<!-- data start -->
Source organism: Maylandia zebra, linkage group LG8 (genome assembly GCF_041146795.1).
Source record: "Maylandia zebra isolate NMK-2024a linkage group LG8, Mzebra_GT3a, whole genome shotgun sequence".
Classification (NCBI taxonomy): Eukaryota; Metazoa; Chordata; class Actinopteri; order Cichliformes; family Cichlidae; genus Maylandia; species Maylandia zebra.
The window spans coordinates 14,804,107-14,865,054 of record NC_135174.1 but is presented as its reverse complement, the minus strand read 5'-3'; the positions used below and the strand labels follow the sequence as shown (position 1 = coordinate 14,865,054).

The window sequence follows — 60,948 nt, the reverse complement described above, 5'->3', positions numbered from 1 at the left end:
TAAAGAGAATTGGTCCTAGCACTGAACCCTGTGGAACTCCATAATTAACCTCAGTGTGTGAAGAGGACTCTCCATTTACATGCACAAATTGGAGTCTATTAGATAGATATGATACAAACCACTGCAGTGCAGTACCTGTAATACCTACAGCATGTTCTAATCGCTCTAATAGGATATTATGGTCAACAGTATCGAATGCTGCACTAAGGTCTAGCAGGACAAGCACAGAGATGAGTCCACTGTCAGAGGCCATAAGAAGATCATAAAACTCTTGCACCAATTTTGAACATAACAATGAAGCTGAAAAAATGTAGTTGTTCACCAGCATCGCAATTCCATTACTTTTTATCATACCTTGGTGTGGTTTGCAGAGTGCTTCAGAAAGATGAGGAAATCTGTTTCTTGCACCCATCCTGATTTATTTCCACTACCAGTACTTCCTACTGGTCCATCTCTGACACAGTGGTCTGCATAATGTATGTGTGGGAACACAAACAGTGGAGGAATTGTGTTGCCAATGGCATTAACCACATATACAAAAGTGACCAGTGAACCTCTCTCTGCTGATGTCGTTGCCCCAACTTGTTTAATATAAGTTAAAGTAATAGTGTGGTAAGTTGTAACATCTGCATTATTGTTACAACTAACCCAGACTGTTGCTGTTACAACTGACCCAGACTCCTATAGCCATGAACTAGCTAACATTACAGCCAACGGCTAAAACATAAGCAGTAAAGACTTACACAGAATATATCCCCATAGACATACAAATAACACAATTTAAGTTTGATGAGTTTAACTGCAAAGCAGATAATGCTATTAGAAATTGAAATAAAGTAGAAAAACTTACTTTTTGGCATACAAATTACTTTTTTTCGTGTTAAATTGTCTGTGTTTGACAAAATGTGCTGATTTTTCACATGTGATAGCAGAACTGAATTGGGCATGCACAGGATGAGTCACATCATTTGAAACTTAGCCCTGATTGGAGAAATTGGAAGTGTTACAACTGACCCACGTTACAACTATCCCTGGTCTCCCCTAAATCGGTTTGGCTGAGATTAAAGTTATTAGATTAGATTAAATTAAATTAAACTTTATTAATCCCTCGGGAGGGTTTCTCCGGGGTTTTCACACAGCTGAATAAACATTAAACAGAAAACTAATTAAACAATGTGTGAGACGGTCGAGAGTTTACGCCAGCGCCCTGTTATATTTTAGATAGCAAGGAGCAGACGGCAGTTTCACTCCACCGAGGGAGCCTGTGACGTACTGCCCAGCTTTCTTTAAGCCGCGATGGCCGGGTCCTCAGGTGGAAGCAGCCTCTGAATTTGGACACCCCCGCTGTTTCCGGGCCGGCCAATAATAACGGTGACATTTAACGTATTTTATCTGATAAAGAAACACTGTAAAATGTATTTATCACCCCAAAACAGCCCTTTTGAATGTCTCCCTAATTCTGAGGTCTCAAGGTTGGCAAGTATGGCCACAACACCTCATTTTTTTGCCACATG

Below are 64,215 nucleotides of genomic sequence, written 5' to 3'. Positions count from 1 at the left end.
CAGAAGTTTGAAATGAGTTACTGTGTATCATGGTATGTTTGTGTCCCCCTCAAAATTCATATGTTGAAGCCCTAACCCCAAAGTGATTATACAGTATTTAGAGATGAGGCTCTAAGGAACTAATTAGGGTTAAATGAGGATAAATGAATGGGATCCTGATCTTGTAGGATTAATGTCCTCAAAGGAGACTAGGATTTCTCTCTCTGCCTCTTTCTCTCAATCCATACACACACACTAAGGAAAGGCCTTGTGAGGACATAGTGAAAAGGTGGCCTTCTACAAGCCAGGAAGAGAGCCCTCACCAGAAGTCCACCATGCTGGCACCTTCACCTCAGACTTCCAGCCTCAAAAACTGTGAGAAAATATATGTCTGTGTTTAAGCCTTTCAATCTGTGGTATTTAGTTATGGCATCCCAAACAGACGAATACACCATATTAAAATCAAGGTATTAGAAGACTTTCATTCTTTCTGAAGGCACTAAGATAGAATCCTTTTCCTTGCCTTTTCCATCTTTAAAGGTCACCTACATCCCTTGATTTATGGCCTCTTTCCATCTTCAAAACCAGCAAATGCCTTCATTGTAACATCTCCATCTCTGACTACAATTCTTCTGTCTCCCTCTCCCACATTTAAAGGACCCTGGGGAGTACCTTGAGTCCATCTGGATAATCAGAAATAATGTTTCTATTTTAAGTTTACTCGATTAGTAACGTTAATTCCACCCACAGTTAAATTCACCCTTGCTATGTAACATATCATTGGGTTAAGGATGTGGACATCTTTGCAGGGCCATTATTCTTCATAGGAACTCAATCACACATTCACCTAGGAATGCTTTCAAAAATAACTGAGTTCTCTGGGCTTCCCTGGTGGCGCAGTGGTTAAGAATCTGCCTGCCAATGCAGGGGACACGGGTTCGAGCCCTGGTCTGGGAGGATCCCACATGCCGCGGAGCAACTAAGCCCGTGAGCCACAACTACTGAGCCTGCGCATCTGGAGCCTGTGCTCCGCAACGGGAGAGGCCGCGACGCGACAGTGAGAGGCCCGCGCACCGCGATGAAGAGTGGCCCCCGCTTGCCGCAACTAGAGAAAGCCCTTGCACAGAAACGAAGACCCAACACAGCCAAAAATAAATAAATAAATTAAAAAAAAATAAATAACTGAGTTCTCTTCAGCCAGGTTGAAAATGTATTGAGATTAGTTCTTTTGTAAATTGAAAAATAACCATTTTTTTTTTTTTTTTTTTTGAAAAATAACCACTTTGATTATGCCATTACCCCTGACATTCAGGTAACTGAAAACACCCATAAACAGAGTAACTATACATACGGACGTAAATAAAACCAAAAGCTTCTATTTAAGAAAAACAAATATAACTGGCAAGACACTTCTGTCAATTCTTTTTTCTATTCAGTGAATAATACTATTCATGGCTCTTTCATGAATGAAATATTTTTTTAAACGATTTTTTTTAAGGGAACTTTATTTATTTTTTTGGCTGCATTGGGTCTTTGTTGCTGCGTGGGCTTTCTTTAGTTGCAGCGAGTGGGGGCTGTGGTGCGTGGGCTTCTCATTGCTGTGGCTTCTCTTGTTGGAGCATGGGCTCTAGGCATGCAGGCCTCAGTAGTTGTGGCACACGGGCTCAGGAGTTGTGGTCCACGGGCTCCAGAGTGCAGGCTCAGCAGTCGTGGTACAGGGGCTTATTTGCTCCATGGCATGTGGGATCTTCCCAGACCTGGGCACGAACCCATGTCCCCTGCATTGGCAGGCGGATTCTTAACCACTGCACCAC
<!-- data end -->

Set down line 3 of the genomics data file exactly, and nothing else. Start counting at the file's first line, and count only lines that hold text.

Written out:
Classification (NCBI taxonomy): Eukaryota; Metazoa; Chordata; class Actinopteri; order Cichliformes; family Cichlidae; genus Maylandia; species Maylandia zebra.